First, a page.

Sauer Organ

Born at Schoenbeck bei Freidland (in Mecklenberg) Wilhelm Sauer (1831-1910) learnt the fundamental principles of organ building from his father, a village blacksmith. After touring through Germany, England, Switzerland & France to study organ building techniques, he set up the firm of W.Sauer in Frankfurt-on-Oder in 1857. Around 1,000 organs (mainly large) were produced under his direction up to 1910 and his work was in demand worldwide. However, only two of his organs came to Britain, the first being to Ballater Free Church in 1914. It seems likely that the choice of Sauer’s firm for this commission was due to the close connection of the Architect of the church with Balmoral & Queen Victoria. Sauer was by this time ‘Master Organ Builder to the Royal Court of Prussia’ When the Free Kirk amalgamated with the nearby Church of Scotland in 1938, the church building became a hall and so eventually the organ was sold to Uphall Church near Edinburgh.

Subsequently, the organ needed major restoration and the decision was made to scrap it. Ian MacNaught learned of this decision and, impressed by the quality of workmanship, decided to rescue and store the instrument until a suitable church could be found to house it. During 1995/1996, a team lead by John Harrington painstakingly re-assembled and installed the organ in All Saints where, amazingly, it fitted like a glove into the space available.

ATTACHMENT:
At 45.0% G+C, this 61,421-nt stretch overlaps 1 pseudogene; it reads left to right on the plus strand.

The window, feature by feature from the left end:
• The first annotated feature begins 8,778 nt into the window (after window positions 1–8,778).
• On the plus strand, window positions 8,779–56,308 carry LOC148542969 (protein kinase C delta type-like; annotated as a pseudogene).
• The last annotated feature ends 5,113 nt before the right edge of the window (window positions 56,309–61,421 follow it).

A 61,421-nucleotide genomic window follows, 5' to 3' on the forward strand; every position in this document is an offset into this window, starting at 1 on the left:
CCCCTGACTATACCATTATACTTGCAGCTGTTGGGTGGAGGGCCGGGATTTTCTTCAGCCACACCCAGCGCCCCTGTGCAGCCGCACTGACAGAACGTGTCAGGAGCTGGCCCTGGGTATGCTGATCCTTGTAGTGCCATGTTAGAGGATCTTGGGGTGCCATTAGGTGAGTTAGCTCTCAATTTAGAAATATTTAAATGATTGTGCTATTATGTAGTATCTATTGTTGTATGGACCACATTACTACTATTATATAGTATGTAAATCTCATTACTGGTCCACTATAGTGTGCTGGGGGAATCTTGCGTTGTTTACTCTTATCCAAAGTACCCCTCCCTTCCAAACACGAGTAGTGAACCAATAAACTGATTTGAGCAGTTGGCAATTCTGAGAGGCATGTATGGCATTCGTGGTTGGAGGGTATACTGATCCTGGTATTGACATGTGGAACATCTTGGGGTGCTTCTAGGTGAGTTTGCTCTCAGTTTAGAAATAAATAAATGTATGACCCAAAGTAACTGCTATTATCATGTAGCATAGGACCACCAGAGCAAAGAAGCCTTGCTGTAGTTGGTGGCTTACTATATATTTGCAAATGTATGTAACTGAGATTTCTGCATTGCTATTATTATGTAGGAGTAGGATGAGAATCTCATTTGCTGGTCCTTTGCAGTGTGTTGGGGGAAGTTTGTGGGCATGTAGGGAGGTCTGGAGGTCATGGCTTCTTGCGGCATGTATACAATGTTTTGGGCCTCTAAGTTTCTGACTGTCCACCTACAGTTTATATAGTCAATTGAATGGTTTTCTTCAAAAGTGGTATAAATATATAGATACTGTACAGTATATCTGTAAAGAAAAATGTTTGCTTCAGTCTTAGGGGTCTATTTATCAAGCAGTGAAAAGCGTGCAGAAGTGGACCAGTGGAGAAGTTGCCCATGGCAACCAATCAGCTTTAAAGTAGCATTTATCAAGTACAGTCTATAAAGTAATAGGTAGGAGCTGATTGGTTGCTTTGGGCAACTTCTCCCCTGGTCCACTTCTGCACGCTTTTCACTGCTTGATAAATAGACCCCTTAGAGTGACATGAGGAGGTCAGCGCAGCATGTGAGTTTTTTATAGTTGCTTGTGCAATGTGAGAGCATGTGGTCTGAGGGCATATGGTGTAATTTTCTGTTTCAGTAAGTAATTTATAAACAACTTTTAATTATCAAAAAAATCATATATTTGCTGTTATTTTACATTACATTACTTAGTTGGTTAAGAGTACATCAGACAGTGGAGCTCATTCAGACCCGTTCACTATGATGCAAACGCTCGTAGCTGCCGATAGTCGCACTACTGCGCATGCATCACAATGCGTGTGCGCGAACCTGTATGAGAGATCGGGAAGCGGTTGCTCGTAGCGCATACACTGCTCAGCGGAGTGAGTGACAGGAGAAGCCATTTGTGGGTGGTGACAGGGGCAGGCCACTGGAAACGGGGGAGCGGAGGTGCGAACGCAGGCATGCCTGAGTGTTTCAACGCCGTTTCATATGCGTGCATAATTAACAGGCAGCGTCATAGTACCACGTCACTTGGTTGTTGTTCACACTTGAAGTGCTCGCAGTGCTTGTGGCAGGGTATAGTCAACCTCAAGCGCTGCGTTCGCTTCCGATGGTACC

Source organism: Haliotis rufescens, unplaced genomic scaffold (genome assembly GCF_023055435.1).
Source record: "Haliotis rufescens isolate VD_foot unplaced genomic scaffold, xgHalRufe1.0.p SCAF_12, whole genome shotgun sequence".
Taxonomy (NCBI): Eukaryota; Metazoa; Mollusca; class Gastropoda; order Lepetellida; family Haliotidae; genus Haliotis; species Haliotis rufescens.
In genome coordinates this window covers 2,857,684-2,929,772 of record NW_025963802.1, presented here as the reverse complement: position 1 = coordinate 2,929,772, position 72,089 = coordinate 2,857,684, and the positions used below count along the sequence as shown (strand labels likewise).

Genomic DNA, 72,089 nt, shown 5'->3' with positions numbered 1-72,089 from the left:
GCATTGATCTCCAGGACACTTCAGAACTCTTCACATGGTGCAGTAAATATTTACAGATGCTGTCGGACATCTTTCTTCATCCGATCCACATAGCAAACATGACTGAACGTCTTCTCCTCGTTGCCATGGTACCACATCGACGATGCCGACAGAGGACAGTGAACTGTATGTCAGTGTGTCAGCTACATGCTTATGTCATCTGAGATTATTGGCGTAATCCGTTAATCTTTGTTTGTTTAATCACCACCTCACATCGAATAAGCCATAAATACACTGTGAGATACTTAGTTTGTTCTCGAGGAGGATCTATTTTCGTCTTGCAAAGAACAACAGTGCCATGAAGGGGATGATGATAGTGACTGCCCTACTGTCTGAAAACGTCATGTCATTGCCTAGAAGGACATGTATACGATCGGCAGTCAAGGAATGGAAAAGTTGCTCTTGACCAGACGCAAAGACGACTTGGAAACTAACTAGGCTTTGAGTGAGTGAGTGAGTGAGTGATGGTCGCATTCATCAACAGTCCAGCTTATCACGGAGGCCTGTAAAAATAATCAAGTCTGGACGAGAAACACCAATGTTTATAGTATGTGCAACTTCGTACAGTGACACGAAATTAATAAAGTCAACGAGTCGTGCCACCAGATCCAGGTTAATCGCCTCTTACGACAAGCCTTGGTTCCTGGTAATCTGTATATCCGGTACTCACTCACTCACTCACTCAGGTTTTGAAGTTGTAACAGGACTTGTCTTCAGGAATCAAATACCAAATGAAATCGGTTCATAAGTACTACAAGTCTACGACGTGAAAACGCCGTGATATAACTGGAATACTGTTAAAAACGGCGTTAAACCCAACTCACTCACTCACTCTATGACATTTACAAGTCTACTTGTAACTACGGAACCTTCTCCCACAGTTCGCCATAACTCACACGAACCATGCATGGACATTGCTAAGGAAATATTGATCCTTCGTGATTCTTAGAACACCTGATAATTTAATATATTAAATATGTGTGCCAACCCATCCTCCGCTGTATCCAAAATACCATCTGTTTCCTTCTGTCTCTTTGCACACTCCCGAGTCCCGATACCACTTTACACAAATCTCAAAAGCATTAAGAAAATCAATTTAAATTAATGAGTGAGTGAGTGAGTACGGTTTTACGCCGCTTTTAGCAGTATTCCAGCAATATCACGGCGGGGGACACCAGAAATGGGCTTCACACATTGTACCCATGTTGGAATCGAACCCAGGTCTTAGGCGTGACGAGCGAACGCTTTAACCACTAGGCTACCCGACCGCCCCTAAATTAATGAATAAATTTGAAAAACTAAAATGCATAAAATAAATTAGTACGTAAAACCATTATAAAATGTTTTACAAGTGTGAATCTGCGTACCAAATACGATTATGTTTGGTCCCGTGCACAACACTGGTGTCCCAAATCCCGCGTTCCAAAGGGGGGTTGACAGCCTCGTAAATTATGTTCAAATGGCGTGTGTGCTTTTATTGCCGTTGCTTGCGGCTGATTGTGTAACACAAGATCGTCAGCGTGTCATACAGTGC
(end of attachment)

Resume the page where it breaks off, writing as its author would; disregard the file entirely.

We are indeed fortunate not only to be gifted this lovely organ, but also that over the years it has not been ‘improved’. When the organ is played it sounds very much as the maker intended.

The first recital on the Sauer organ at All Saints Church, Bearsden, was on Sunday 8th September 1996. Bernard Porter played a wonderful selection of music chosen to demonstrate different facets of the organ.